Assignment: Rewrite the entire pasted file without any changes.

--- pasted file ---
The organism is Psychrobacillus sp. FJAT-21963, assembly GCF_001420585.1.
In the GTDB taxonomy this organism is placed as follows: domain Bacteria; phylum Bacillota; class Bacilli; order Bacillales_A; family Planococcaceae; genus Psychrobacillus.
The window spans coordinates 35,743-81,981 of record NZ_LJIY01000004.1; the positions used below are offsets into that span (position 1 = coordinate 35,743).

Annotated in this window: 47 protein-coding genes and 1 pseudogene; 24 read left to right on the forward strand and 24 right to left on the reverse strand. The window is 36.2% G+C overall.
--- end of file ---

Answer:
The organism is Psychrobacillus sp. FJAT-21963, assembly GCF_001420585.1.
In the GTDB taxonomy this organism is placed as follows: domain Bacteria; phylum Bacillota; class Bacilli; order Bacillales_A; family Planococcaceae; genus Psychrobacillus.
The window spans coordinates 35,743-81,981 of record NZ_LJIY01000004.1; the positions used below are offsets into that span (position 1 = coordinate 35,743).

Annotated in this window: 47 protein-coding genes and 1 pseudogene; 24 read left to right on the forward strand and 24 right to left on the reverse strand. The window is 36.2% G+C overall.